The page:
Synergy is Key to Achieving Transformational Change in the Laboratory
First published in Advanced Healthcare Network
Change continues to be the new normal in healthcare. This couldn’t be truer for health systems challenged to be more efficient and adaptable to meet future demands. One way health systems are adapting is by establishing unique and progressive partnerships that yield high rewards. In fact, hospital partnerships (including mergers, acquisitions and other forms of partnerships) have grown 18% since 2014 and 70% since 2010.
An example of two health systems leveraging a partnership model to drive transformation change in health system laboratory operations is between Advocate Healthcare and Aurora Healthcare. Together, they created the combined lab operations, ACL, to serve both health systems and also develop new independent business.With ACL’s growing success, Accumen came in to assist with their goal of becoming one of the top performing labs in the country. The point in this is that the path these health systems took proved partnerships can be leveraged in different strategic ways to usher in meaningful change, new opportunities and rise to the challenges brought about by higher costs, lower reimbursements and an evolving healthcare delivery environment.
However, partnerships take work-especially in critical ancillary services of a laboratory, where driving quality patient care and physician service requires a high level of synergy.
Aristotle said it best, “The whole is greater than the sum of its parts.” Achieving this synergy and opportunity to achieve the ‘whole’ doesn’t happen overnight, especially in the complex working environment that is the lab. However, synergy is essential to reaching maximum potential. The path to synergistic partnerships starts with sharing the same vision, acknowledging the starting point in capability and culture, embracing the idea of change and the heavy lifting that comes with it and sharing in the risk of achieving real transformational outcomes in the lab.
Collaboration between clinical laboratories and a lab transformation partner must be based on a shared vision for what the lab can become, whether the goal is to reach a new level of peak performance or proactively changing to strategically support the goals and direction of the health system. Working to achieve the same end goal allows both partners to remain focused on the core outcomes.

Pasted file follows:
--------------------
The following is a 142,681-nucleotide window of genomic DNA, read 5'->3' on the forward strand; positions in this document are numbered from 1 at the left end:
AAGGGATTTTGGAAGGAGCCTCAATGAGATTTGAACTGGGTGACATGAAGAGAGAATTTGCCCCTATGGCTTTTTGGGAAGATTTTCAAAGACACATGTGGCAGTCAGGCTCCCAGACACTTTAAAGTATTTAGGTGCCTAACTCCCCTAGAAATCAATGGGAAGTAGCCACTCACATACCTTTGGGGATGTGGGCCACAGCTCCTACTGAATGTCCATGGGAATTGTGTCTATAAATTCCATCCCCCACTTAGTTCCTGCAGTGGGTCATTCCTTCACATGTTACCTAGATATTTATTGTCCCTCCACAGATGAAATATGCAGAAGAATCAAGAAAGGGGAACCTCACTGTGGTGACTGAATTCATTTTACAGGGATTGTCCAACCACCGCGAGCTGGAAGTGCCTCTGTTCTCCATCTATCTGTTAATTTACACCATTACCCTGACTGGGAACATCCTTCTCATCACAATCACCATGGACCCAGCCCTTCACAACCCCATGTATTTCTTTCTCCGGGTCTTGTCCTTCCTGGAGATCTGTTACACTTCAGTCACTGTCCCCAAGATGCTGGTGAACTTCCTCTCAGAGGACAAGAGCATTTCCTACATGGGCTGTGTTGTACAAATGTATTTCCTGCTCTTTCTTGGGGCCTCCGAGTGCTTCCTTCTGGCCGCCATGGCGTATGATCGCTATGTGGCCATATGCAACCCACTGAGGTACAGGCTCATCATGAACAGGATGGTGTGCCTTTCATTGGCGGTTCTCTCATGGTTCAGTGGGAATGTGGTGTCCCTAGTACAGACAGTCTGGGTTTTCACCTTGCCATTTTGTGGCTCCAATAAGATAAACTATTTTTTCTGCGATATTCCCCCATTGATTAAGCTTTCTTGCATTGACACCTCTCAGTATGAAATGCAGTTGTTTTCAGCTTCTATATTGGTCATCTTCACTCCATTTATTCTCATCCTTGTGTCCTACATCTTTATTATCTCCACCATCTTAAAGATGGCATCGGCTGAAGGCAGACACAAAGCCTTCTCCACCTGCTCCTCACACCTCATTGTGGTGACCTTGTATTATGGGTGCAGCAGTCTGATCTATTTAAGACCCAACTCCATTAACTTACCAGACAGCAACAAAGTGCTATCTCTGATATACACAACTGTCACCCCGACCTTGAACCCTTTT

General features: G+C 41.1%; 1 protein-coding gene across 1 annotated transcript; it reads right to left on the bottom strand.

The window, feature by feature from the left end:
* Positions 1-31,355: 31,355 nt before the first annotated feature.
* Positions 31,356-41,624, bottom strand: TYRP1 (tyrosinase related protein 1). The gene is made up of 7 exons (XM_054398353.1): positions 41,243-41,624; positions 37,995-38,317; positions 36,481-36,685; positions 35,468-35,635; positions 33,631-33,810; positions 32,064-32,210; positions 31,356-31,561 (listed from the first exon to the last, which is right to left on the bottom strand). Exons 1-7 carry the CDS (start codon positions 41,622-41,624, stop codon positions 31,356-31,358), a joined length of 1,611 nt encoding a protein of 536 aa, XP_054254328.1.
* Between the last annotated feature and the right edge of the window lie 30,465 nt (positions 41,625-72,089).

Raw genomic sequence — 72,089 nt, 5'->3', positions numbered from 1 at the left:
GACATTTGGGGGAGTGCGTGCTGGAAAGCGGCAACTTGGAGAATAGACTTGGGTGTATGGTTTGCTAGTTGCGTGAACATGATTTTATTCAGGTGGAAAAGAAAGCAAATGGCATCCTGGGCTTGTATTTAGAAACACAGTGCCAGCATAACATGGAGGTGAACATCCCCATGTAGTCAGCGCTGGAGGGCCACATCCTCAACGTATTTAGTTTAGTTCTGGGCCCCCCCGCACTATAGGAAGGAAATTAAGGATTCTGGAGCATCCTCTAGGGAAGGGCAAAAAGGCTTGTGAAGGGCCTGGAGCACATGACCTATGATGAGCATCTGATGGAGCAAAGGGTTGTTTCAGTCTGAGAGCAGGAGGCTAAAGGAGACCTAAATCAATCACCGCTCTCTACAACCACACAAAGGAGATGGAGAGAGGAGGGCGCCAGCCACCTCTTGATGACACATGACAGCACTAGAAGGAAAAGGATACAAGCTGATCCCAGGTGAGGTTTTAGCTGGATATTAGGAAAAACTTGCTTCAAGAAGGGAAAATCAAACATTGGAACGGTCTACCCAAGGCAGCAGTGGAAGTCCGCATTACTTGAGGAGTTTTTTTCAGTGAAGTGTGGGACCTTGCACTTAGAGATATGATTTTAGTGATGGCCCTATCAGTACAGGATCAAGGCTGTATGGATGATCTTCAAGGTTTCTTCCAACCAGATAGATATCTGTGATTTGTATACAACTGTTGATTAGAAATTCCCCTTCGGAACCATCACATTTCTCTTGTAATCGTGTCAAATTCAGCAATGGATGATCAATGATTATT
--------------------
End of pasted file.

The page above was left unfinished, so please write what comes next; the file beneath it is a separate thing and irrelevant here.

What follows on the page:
By sharing and holding to a common vision, the optimistic vision turns to reality and a new normal emerges, creating a higher performing lab aligned with and built to serve the needs of the health system. Higher performing means creating fewer lost specimens, quicker turn-around-time (TAT) to enable early diagnosis and, subsequently, a shorter length of stay, fewer patients exposed to blood transfusions, improved physician satisfaction and growth of outreach.
For example, Sharp HealthCare did just that by working with a transformation partner to assess the current capabilities of their lab network and untapped potential for higher performance and growth. Using this vision for positive change, a comprehensive and integrated transformation plan was developed to guide their journey to lab excellence. They worked with their partner to execute annual plans in which measurable goals were used to ensure progress and outcomes were achieved.
Culture undoubtedly counts when you’re working with a transformation partner. We all know change can be hard-and accelerated change even harder, especially when trying to manage and improve such a vital part of the health system like labs.
With change, the lab’s culture will inevitably experience growing pains as new processes and procedures are implemented, standardized and measured. A shared culture with a demand for excellence between the lab transformation partner and the lab opens the door to achieving peak performance.
To be effective partners in this journey, the transformation partner must embrace the health system and the lab’s existing values and culture. The partner must use its experience and expertise to set new standards of performance to drive higher quality, better service and value for the overall health system, but it needs to do this by taking into consideration the health systems pace and appetite for change. Different needs, opportunities and culture define each lab uniquely, requiring that change be closely monitored and adjusted as required to ensure acceptance and sustainability.
Share the Risk and the Reward.
A great lab transformation partner should not hesitate to be willing to share in the risk of optimizing and growing the lab. Sharing in the risk and rewards builds trust, confidence and credibility.
So, what does shared risk look like to get to the rewards of a re-imagined, transformed high-performing lab? To extract value in the lab with certainty, there is required investment. The investment from both parties for transformational change comes with clear anticipation and expectation of the potential rewards in elevating the contribution of the lab-including better integration in the continuum of care, higher service and quality and efficiencies unable to be realized before.